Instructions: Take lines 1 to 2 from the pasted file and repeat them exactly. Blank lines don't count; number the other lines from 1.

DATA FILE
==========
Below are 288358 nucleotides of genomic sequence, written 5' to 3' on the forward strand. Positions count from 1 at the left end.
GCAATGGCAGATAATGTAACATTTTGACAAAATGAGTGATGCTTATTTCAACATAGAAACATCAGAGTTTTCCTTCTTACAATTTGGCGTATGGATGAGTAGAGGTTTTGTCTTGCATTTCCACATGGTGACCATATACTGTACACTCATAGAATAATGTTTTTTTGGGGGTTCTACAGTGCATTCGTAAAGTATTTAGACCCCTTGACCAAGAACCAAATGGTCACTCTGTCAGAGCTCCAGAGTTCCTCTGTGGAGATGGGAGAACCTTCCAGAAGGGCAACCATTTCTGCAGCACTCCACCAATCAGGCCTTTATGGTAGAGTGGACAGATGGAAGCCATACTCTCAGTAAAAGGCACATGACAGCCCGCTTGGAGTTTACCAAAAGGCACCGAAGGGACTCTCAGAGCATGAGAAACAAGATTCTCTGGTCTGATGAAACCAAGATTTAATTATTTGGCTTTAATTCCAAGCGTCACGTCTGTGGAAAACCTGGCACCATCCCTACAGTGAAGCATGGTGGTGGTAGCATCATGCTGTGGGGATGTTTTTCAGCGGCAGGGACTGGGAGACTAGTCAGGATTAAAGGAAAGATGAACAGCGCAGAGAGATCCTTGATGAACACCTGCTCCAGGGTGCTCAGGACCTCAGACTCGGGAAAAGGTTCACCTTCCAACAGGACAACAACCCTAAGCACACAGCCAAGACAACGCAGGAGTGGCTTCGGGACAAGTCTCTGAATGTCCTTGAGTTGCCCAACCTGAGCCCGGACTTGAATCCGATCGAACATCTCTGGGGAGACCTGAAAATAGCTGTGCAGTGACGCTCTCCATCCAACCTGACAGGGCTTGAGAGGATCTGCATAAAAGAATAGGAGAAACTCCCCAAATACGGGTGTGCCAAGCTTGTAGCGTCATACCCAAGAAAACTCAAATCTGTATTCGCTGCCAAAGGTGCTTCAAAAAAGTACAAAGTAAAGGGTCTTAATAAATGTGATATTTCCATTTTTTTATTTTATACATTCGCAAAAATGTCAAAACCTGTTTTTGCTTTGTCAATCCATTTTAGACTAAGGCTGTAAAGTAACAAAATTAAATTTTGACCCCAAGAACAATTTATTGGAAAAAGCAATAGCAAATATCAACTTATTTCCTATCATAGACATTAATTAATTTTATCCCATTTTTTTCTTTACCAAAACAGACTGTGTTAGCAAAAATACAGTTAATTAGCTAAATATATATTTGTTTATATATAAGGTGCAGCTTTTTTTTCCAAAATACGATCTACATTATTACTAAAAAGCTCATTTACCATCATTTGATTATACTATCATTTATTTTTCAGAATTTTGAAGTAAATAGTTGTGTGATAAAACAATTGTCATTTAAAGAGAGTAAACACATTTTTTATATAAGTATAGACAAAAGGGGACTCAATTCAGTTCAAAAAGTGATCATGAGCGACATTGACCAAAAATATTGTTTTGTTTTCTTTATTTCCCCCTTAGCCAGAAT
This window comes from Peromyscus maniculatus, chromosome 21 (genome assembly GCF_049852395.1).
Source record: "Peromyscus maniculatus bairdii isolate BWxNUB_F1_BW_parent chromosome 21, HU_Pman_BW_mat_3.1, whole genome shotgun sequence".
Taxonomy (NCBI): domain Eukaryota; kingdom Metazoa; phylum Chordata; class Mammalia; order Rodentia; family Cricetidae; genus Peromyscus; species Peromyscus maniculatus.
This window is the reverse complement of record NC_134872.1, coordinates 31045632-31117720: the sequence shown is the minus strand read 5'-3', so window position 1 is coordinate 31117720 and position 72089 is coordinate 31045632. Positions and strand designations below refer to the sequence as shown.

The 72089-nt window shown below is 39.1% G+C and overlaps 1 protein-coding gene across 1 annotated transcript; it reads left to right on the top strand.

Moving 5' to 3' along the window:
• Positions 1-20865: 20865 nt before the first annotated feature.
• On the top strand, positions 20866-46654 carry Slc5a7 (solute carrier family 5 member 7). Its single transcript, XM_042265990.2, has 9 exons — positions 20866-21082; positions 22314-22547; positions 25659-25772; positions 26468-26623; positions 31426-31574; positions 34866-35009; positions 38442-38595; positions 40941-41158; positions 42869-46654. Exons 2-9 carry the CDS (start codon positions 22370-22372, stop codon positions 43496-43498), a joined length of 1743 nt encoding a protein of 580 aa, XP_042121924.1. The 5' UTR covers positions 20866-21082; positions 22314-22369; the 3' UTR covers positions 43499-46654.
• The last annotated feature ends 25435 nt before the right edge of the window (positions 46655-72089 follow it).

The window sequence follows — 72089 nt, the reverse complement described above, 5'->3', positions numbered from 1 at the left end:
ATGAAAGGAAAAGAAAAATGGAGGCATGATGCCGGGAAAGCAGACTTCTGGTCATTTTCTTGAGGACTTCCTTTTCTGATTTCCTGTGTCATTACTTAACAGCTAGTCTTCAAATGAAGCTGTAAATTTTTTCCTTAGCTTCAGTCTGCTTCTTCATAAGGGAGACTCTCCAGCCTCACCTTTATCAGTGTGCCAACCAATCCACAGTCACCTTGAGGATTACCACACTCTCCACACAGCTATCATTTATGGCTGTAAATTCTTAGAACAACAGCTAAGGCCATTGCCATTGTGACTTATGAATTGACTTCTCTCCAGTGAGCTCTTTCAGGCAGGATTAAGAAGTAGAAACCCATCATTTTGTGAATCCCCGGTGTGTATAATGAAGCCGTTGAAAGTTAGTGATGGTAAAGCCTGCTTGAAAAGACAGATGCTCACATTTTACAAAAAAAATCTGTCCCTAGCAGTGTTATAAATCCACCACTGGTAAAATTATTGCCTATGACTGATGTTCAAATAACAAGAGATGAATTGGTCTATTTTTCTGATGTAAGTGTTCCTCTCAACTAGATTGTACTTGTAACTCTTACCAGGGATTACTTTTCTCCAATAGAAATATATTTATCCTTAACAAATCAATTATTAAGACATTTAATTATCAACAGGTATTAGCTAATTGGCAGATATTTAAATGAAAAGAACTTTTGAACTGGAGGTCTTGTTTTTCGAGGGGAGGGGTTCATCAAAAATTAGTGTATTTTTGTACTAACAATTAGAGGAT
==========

Below are 288358 nucleotides of genomic sequence, written 5' to 3' on the forward strand. Positions count from 1 at the left end.
GCAATGGCAGATAATGTAACATTTTGACAAAATGAGTGATGCTTATTTCAACATAGAAACATCAGAGTTTTCCTTCTTACAATTTGGCGTATGGATGAGTAGAGGTTTTGTCTTGCATTTCCACATGGTGACCATATACTGTACACTCATAGAATAATGTTTTTTTGGGGGTTCTACAGTGCATTCGTAAAGTATTTAGACCCCTTGACCAAGAACCAAATGGTCACTCTGTCAGAGCTCCAGAGTTCCTCTGTGGAGATGGGAGAACCTTCCAGAAGGGCAACCATTTCTGCAGCACTCCACCAATCAGGCCTTTATGGTAGAGTGGACAGATGGAAGCCATACTCTCAGTAAAAGGCACATGACAGCCCGCTTGGAGTTTACCAAAAGGCACCGAAGGGACTCTCAGAGCATGAGAAACAAGATTCTCTGGTCTGATGAAACCAAGATTTAATTATTTGGCTTTAATTCCAAGCGTCACGTCTGTGGAAAACCTGGCACCATCCCTACAGTGAAGCATGGTGGTGGTAGCATCATGCTGTGGGGATGTTTTTCAGCGGCAGGGACTGGGAGACTAGTCAGGATTAAAGGAAAGATGAACAGCGCAGAGAGATCCTTGATGAACACCTGCTCCAGGGTGCTCAGGACCTCAGACTCGGGAAAAGGTTCACCTTCCAACAGGACAACAACCCTAAGCACACAGCCAAGACAACGCAGGAGTGGCTTCGGGACAAGTCTCTGAATGTCCTTGAGTTGCCCAACCTGAGCCCGGACTTGAATCCGATCGAACATCTCTGGGGAGACCTGAAAATAGCTGTGCAGTGACGCTCTCCATCCAACCTGACAGGGCTTGAGAGGATCTGCATAAAAGAATAGGAGAAACTCCCCAAATACGGGTGTGCCAAGCTTGTAGCGTCATACCCAAGAAAACTCAAATCTGTATTCGCTGCCAAAGGTGCTTCAAAAAAGTACAAAGTAAAGGGTCTTAATAAATGTGATATTTCCATTTTTTTATTTTATACATTCGCAAAAATGTCAAAACCTGTTTTTGCTTTGTCAATCCATTTTAGACTAAGGCTGTAAAGTAACAAAATTAAATTTTGACCCCAAGAACAATTTATTGGAAAAAGCAATAGCAAATATCAACTTATTTCCTATCATAGACATTAATTAATTTTATCCCATTTTTTTCTTTACCAAAACAGACTGTGTTAGCAAAAATACAGTTAATTAGCTAAATATATATTTGTTTATATATAAGGTGCAGCTTTTTTTTCCAAAATACGATCTACATTATTACTAAAAAGCTCATTTACCATCATTTGATTATACTATCATTTATTTTTCAGAATTTTGAAGTAAATAGTTGTGTGATAAAACAATTGTCATTTAAAGAGAGTAAACACATTTTTTATATAAGTATAGACAAAAGGGGACTCAATTCAGTTCAAAAAGTGATCATGAGCGACATTGACCAAAAATATTGTTTTGTTTTCTTTATTTCCCCCTTAGCCAGAAT